For Many Americans, Major Motivation for Charitable Giving is Social Pressure
NEW YORK, Jan. 18, 2012 /PRNewswire-USNewswire/ -- An article released today by The Quarterly Journal of Economics notes that 90% of Americans give money to charities each year. There is at least one capital campaign to raise $25 million or more underway in virtually every major population center in North America. Smaller capital campaigns are even more numerous, with phone-a-thons, door-to-door drives, and mail solicitations increasing in popularity. Despite the ubiquity of fund-raising, we still have an imperfect understanding of the motivations for giving and the welfare implications for the giver. What moves us to donate? Is such generosity welfare-enhancing for the giver?
The authors of the article, Stefano DellaVigna, John A. List, and Ulrike Malmendier, argue for two types of motivations for giving: the first being altruism, meaning individuals enjoy giving and it gives them a warm glow; and the second being social pressure, meaning individuals may not like giving but do because of the social pressure the solicitor makes them feel. To test the prevalence of these motivations, the authors designed a door-to-door fund-raiser in which some households are informed about the exact time of solicitation with a flyer on their doorknobs. If donations are driven by altruism, potential donors should seek the fund-raiser. If instead donations are driven by social pressure, potential donors should avoid the awkward encounter with the fund-raiser. This field experiment that allowed them to test whether giving is welfare-enhancing or welfare-reducing for the giver. Their findings were thus:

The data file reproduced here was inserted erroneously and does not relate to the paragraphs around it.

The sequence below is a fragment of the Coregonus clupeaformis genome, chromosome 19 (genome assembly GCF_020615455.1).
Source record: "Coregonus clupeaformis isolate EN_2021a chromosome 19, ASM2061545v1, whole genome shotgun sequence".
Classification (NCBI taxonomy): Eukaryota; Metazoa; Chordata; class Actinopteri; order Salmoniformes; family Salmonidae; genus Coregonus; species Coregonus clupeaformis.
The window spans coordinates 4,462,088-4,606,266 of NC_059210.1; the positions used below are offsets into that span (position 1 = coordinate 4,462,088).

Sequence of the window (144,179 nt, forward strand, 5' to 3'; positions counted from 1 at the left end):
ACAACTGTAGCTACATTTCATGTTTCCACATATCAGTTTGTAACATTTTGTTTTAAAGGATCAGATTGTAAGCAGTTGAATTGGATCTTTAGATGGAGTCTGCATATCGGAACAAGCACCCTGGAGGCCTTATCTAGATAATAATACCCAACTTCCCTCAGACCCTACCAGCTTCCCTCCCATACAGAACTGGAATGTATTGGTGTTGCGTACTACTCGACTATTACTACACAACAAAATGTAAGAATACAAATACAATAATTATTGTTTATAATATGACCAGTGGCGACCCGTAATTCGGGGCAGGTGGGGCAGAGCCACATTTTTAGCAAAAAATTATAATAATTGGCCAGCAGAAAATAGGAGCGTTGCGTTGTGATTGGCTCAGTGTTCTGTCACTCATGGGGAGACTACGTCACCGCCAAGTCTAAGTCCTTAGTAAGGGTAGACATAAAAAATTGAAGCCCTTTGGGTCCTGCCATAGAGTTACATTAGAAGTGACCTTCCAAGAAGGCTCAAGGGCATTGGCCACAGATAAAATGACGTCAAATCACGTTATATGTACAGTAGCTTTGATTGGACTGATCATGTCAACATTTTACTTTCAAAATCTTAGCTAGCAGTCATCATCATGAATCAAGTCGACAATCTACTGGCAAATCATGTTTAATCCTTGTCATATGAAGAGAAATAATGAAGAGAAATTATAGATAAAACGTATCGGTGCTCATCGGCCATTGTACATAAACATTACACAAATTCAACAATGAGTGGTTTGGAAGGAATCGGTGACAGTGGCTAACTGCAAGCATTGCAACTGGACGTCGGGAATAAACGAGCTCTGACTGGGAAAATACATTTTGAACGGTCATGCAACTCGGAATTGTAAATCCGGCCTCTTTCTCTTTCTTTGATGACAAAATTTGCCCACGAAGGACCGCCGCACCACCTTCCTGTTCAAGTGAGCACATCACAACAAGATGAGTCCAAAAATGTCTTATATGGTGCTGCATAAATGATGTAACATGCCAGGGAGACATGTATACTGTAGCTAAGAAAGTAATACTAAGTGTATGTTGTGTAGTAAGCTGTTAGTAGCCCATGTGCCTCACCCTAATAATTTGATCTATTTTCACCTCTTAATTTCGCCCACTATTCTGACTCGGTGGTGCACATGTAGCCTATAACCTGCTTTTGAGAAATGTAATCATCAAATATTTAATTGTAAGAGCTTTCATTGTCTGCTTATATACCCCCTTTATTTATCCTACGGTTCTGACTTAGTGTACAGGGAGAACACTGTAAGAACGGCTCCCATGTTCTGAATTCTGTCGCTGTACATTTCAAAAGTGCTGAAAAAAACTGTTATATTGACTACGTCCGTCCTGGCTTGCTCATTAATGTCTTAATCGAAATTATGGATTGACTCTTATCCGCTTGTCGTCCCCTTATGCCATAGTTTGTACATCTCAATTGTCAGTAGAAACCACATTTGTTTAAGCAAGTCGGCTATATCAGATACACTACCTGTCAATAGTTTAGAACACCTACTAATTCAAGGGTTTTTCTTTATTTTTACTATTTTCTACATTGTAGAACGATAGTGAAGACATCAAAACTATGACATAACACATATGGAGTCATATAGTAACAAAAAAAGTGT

"Overall, the reduced-form estimates indicate that both altruism and social pressure are important determinants of giving in this setting, with stronger evidence for the role of social pressure. The lower frequency of households opening the door after receiving a flyer indicates that households are, on average, trying to avoid solicitors, consistent with social pressure. The social pressure interpretation is also consistent with the lack of donations via mail or Internet."
They find evidence that both altruism and social pressure affect door-to-door charitable giving. The authors estimate that about half of donors would prefer not to be contacted by the fund-raiser either because they would prefer not to donate, or because they would prefer to donate less. As a result, the estimated average welfare effect of the door-to-door campaigns in the sample is negative, that is, the households would have been better off had the solicitors not knocked at their door. While these findings could support an argument to introduce a do-not-solicit or do-not-call list for charities, they can also support a simple alternative: to provide an opportunity to the households to sort or, even better, to opt out.
The authors conjecture their results are likely to extend to other high-pressure approaches to raise money, such as phone-a-thons, charity banquets, auctions, lotteries, and so on, but likely have less explanatory power with lower-pressure approaches, such as mail solicitations.
Article: Testing for Altruism and Social Pressure in Charitable Giving
Journal: The Quarterly Journal of Economics
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SOURCE The Quarterly Journal of Economics